Shopping online during the holidays can save you a lot of time and a lot of money. Plus, there’s almost no chance you’ll be trampled while shopping in your living room.
That doesn’t mean, however, that online shopping comes without risks. As commerce becomes increasingly digital, thieves have adapted their strategies.
You don’t need to be afraid of buying online, but you should be cautious. Consider taking these steps to protect yourself, your identity and your money before making your next purchase online.
- Secure your computer. Scammers and online predators are constantly evolving their tactics to get around current protections. Last year’s anti-virus software can’t handle this year’s viruses. So make sure your computer has the latest security updates installed and that you’re receiving automatic updates. If you haven’t already done so, install a firewall before you begin your online shopping.
- Upgrade your browser. You might like your current browser just fine, but browser upgrades don’t just mean layout changes – they often include important security updates. Also, you should review the browser’s security settings and apply the highest level of security available that still gives you the functionality you need.
- Ignore pop-up messages. Set your browser to block pop-up messages. Some legitimate websites may use pop-ups in response to a deliberate command, but you should ignore any pop-up that appears randomly. If you do receive one, click on the "X" at the top right corner of the title bar to close the pop-up message.
- Secure your transactions. Look for the padlock icon on the browser's status bar and be sure “https” appears in the web address before making an online purchase. The s stands for secure and indicates that the webpage is encrypted.
- Use strong passwords. Easy passwords are easier to remember. They’re also easier for thieves to guess. Take the time to create a strong password for your online accounts, with at least eight characters, and a mixture of numbers, special characters, and upper and lower case letters. Don’t share your password and if you have to write it down, don’t leave it near your computer or in your wallet.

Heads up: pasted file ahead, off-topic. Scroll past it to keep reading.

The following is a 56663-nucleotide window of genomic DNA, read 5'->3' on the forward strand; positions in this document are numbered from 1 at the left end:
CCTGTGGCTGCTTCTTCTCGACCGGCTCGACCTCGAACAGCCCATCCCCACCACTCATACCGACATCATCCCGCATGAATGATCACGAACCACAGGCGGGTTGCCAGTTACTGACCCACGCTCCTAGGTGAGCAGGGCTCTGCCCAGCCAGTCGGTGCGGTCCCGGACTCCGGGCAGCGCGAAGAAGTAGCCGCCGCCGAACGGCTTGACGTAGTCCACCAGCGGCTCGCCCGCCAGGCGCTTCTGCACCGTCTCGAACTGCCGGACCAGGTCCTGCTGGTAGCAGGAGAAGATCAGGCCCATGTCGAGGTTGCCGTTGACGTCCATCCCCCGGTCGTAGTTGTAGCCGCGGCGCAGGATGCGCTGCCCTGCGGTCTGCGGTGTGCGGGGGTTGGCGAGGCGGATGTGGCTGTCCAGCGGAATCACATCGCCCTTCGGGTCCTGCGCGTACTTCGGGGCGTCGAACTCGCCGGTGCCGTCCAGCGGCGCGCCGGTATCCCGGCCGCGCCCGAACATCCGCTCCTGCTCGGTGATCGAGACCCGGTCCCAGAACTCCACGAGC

- Do not e-mail sensitive data. Never e-mail credit card or other sensitive information. E-mail is not a secure form of communication.
- Do not use public computers or public wireless to conduct transactions. Public computers may contain malicious software that steals your credit card information when you place your order. Criminals may be monitoring public wireless for credit card numbers and other confidential information.
- Review privacy policies. You may be providing merchants with more information than you thought. Understand what information the merchant is collecting about you, how it will be used, and if it will be shared or sold to others.
- Make payments securely. Pay by credit card rather than debit card. Credit card transactions are protected by the Fair Credit Billing Act. That means that if someone swipes your card number, you’re typically only liable for the first $50 in unauthorized charges. If a criminal nabs your debit card information, however, they have the potential to empty your bank account and getting that money back will be significantly more difficult.
- Use temporary account authorizations. Some credit card companies offer virtual or temporary credit card numbers. This service gives you a temporary account number for online transactions. These numbers are issued for a short period of time and cannot be used after that period, protecting you from fraudulent use after they’ve expired.
- Select merchants carefully. One of the beauties of online shopping is the wealth of small, independent merchants you can now select from. Unfortunately, it also means that there’s a wealth of predatory, fake merchants out there as well. Limit your online shopping to merchants you know and trust. Confirm the seller's physical address and phone number in case you have questions or problems.
- Keep a record. Don’t forget to record the product description, the online receipt, and copies of every e-mail you send or receive from the seller. And you should always be reviewing your credit card and bank statements for unauthorized charges.
If you run into any problems
Always attempt to address any issues with the merchant directly. If you don’t have any luck resolving the problem, then you may need to escalate your efforts. Try contacting the Attorney General’s office for your state. You can also file a complaint with the Better Business Bureau or the Federal Trade Commission.